A blog by any other name

I’ve just been listening to an episode of The Digital Edge and a segment about blogging in South Africa specifically. The segment ties in with a post on Moral Fibre recently about the nature of blogging and further develops this apparent aversion to being called a “blogger” and having what bloggers do being called “blogging”. The issue is expressed in this extract from Vincent’s post on Moral Fibre:

I have never blogged. To have blogged would mean that I’ve waxed lyrical about my day to day activities, after all it is a biographical log, and I am meant to charitably steer it like a captain might his log of events – I have not done this. Perhaps this is not is not a dilemma, it is however mine and I shall now extol the virtues of questioning the questionable art form. Having started an online journal of sorts, Moral Fibre, in which I have always encouraged others to write about whatever they like, I’ve oft referred to what our writers do as blogging. Blogging with a difference, is perhaps a little more like it, but others have referred to me as a blogger, and our motley crew of writers as bloggers too – the name like a nickname conferred upon you by your peers has stuck. We apparently blog here at Moral Fibre. To which I say;

Fuck off get a new name!

I don’t understand this aversion to the term “blog” or this persistent notion that a blog is a diary written by some teenage girl online where she talks about her nails and boys she likes. I thought we got past this terrible stereotype years ago but it appears not. To pigeonhole blogs even further they are portrayed as being bad sources of news (along with the likes of Twitter). According to Vincent (fast becoming the poster boy for blog denialism), writing in another post on his personal blog about the likelihood that we will receive our news online once current media takes a swan dive into bankruptcy –

If your answer to that is microblogging, blogging and a network of open information you’re sorely mistaken. Twitter has been known to provide near immediate coverage of news worthy events, however more already visible to a global audience. I’m not convinced a twitter-reaction to a highly visible event can be compared to a journalist calling up reliable sources to uncover mismanagement in a corporate which employs thousands of individuals. I cannot imagine a blogger, or citizen journalist for that matter, with the demands of his/her day job taking time off of work to chase leads, adopt a moniker and infiltrate a state run department to uncover an arms deal gone awry. Can you?

I am still trying to get a handle on precisely what Vincent and like-minded “experts” believe blogs are (placing all blogs in that category of teenage-girl-writing-about-her-life is a gross oversimplification of what a blog is) but a blog, to me, is a publishing tool that can be used to a variety of things ranging from inane posts about boys at school to hard, earth-shattering news. To categorise a blog as an amateurish tool (this is certainly how it was portrayed on The Digital Edge) does a great many bloggers a disservice. In fact, that sort of portrayal is downright insulting.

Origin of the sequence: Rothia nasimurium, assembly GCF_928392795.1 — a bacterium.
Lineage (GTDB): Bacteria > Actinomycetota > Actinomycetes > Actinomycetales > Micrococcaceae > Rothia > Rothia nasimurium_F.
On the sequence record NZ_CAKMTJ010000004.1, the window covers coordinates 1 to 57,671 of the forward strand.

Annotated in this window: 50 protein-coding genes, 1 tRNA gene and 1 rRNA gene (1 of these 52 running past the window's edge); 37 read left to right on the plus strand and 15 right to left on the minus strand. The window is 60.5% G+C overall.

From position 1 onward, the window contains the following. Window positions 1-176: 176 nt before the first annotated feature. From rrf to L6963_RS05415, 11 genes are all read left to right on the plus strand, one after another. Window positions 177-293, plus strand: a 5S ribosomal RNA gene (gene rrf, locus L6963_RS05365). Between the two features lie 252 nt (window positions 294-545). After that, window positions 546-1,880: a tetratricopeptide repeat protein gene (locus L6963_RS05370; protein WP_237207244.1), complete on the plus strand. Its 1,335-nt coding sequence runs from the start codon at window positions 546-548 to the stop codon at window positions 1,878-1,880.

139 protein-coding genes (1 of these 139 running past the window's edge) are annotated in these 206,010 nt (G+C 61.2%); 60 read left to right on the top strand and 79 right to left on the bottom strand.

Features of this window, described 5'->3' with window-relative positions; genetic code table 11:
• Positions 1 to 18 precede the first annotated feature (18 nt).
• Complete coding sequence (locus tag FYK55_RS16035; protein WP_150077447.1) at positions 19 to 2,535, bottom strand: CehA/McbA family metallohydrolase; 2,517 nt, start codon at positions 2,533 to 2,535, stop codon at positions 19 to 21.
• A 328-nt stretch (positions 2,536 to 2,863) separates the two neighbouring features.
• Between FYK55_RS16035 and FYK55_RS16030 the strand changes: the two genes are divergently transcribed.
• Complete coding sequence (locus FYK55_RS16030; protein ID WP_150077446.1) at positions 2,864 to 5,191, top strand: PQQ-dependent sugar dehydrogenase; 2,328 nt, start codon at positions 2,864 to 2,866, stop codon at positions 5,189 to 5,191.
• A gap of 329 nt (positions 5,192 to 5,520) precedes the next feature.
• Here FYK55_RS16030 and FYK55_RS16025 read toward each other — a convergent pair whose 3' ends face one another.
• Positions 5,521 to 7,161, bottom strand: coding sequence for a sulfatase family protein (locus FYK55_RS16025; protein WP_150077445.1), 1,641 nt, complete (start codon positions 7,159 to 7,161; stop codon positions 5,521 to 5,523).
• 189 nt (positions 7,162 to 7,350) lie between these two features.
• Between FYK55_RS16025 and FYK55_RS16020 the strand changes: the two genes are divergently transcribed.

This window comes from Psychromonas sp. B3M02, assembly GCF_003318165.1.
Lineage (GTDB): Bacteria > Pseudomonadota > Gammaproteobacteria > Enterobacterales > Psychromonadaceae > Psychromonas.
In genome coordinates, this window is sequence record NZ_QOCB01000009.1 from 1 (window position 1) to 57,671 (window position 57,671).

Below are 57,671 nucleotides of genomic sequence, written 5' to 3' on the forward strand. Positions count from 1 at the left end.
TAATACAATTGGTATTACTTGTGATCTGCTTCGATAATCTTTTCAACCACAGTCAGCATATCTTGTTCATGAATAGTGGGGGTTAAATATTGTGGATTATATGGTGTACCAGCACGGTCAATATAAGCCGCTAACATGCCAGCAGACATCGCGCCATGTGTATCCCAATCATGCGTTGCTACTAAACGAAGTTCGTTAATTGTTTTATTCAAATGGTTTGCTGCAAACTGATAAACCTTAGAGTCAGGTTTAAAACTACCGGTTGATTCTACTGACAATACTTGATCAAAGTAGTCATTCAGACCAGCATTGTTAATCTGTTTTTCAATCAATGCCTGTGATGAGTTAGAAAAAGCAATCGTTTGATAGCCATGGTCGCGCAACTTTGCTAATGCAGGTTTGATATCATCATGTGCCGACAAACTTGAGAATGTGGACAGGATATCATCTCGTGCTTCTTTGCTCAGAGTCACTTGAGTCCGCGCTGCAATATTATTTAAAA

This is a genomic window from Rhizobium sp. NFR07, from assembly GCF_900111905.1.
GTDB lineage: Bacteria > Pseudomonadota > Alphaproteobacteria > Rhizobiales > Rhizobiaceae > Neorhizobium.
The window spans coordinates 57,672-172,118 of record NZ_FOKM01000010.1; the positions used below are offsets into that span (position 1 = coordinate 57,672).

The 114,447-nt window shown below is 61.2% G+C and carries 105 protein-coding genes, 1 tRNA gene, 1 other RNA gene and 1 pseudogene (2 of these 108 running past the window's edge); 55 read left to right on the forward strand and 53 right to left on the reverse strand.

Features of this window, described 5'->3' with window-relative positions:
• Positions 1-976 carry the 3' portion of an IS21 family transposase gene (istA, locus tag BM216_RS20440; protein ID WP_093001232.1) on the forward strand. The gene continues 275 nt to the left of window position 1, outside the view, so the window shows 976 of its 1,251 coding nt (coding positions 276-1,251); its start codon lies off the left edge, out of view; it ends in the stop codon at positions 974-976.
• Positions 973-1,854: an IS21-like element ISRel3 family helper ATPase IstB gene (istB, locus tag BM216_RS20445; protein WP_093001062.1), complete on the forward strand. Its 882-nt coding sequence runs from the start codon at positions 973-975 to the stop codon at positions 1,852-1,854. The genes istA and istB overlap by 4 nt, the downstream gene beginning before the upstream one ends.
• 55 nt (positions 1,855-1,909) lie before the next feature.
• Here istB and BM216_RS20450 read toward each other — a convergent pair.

Now I don’t profess to be a journalist (I was not trained as a journalist and have no ambitions to be a journalist) but when I write about something it is frequently news. It may not be the quality you would get from a professional journalist blogging somewhere (and yes, this notion that bloggers and journalists are necessarily exclusive is another misleading and inaccurate categorisation) but it has some value to my readers. Vincent may not believe he is a blogger and is searching for a suitable label to apply to his activities but, in my eyes, he is a blogger. He operates Moral Fibre using WordPress MU, a blogging tool. Whatever he calls it, Moral Fibre is a blog.

I don’t see what is wrong with calling a blog a blog either. It sounds a bit silly but being a blogger is potentially a very respectable occupation, regardless of whether you are a professional or amateur, paid or unpaid. Bloggers have been responsible for exposing hidden truths and doing great work to promote freedom of expression. Heck, the very act of blogging is an exercise of the right to freedom of expression. Maybe it is fashionable to refuse the “blogger” mantle (in which case you go right ahead and call yourself whatever floats your boat) but there is no shame in being one.

There is no denying that there are blogs of varying quality and value. There are a great many blogs that are just not subscribing to at all and, at the same time, there are some blogs that shape industries. They are few and far between but they exist and there is no doubt that they are a source of considerable news. While I am not a die hard Twitter fan, microblogging services like Twitter, FriendFeed and others can also be terrific sources of breaking news. At the same time, the micro format renders those services unsuitable for any in depth news coverage but they form a valuable part of the “newsy” ecosystem online.

The recent advances in realtime technologies have shifted the spotlight back to blogs as important sources of news and information, particularly with news of FriendFeed’s acquisition (which has both cast doubt on this terrific service’s future and oddly spawned a new batch of Google Reader fanatics) and the tr.im debacle. Despite all the hype about Twitter and a number of other services that have popped up from time to time, blogs remain one of the most effective ways to get a story out on to the Web and start conversations. Those realtime tools I mentioned earlier in this paragraph, like PubSubHubbub, mean that the flow of content from these blogs is now happening in realtime and that makes them pretty compelling.